Protection from glucosuria
SP7: Protection from pyelonephritis during glucosuria
Glucose promotes bacterial growth. Under normal conditions, it is effectively removed from the primary urine by active transport, chiefly by the SGLT2 transporter. Clinical indications for SGLT2 inhibitor use have markedly expanded in the recent past. Beyond diabetes, they now are recommended for heart failure and chronic kidney disease. However, overall upper urinary tract infection rates were unaltered in the sizeable number of randomized controlled trials. The aim of this project is to define antibacterial mechanisms in renal glucosuria. The planned experiments will address tubular epithelial and innate immune defense mechanisms and regulation of bacterial virulence factors by glucose and pharmacologic SGTL2 inhibitors in human cell and bacterial culture and in a murine pyelonephritis model in vivo. Human renal biopsy and urine analyses will serve to validate individual factors. Resulting mechanisms could provide new angles to protect the urinary tract against bacterial infection.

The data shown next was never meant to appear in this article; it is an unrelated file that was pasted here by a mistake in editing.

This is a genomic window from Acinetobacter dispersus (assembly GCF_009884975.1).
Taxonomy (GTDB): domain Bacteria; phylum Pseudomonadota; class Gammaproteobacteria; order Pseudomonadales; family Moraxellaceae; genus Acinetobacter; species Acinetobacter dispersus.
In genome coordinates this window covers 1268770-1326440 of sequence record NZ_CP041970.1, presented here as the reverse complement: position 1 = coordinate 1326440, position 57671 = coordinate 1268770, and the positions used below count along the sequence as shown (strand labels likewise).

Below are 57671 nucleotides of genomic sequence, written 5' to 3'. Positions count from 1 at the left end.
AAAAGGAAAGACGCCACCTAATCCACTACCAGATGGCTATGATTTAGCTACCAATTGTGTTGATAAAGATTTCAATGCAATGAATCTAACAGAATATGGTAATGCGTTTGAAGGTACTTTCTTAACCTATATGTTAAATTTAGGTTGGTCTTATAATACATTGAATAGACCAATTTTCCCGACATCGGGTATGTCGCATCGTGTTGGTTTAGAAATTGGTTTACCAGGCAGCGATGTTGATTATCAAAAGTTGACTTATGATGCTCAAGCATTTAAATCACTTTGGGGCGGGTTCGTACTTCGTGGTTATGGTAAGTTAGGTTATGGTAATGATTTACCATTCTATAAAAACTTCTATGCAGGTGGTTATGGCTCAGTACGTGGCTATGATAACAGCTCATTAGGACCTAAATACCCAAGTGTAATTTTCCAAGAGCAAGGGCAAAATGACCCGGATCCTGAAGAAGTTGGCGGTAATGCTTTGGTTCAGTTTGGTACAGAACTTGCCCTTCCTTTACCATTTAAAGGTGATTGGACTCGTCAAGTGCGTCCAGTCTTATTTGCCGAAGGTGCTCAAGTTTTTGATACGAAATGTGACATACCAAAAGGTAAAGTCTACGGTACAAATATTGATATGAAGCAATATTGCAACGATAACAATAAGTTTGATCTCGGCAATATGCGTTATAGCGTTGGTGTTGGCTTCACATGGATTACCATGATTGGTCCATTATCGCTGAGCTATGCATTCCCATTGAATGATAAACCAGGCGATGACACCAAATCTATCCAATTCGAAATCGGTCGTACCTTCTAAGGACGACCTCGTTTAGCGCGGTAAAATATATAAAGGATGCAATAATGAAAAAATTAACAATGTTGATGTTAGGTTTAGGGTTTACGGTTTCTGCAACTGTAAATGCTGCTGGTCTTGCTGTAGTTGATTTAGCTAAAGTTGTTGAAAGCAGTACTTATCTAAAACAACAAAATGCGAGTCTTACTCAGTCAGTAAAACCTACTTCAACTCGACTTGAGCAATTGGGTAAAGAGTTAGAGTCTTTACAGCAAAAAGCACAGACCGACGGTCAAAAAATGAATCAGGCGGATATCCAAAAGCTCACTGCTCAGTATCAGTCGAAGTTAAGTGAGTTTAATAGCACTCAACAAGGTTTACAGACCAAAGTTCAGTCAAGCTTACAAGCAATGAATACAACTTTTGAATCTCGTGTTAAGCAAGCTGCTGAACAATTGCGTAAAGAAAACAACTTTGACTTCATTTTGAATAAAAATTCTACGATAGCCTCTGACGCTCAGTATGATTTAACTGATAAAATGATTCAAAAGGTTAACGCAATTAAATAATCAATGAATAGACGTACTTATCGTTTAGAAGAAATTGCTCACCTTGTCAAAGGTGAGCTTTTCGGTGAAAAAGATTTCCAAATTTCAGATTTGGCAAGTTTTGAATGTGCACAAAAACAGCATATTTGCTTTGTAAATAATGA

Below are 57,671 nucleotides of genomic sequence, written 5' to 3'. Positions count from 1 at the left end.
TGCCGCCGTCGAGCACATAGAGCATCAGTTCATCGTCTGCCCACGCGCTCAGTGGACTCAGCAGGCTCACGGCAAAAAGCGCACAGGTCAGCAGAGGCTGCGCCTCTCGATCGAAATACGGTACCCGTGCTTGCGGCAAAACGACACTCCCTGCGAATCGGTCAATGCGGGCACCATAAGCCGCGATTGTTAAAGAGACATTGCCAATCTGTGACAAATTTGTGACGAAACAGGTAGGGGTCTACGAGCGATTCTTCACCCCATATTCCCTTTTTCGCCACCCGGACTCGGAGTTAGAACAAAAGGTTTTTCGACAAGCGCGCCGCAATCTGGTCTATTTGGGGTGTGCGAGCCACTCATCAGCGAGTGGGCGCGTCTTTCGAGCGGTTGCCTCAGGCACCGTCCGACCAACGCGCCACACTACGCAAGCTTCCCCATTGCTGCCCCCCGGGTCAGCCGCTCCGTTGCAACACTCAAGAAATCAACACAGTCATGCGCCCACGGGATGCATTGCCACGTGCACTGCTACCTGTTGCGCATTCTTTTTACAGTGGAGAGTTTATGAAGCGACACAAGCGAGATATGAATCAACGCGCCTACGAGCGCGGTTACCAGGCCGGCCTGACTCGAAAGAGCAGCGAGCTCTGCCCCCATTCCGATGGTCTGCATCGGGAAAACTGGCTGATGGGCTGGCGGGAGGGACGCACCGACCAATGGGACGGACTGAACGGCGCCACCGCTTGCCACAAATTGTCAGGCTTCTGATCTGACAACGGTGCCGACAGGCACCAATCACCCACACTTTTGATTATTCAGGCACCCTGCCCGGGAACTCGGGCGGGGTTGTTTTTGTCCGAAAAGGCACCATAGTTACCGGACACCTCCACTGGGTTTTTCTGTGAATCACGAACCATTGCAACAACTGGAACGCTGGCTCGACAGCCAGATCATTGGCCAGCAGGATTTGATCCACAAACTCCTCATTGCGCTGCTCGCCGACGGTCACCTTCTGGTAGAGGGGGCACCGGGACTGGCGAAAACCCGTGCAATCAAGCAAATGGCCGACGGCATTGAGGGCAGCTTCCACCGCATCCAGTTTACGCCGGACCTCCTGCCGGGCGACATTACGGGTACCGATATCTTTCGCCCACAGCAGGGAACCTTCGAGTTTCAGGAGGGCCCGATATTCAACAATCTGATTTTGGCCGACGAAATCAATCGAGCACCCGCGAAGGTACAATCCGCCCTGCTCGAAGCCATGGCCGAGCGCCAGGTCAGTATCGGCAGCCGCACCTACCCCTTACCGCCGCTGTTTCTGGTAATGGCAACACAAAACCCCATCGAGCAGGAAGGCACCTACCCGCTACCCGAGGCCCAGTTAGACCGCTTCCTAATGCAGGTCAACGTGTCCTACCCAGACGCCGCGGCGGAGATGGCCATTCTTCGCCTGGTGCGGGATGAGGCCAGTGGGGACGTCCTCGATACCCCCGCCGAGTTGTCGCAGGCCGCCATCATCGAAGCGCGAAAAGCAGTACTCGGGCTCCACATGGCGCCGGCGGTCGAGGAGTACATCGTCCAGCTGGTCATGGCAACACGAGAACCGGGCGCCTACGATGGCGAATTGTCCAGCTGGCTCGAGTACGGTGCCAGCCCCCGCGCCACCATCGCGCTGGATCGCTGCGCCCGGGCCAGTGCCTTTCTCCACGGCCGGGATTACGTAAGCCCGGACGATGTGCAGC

This project addresses the renal antibacterial response in glucosuria. This clinical scenario rapidly grows in relevance as the indications for therapeutic SGLT2 inhibition expand and now include chronic kidney disease and heart failure. Definition of antibacterial mechanisms in glucosuria is needed to understand the infectious risk of the rapidly growing number of individuals treated with SGLT2 inhibitors. The experimental results will potentially define new approaches to pyelonephritis risk assessment during SGTL2 inhibition (SGLT2i) therapy and thereby stratify treatment decisions in common diseases. Beyond this, they may define novel resistance factors that could be employed for the benefit other patient groups with recurrent pyelonephritis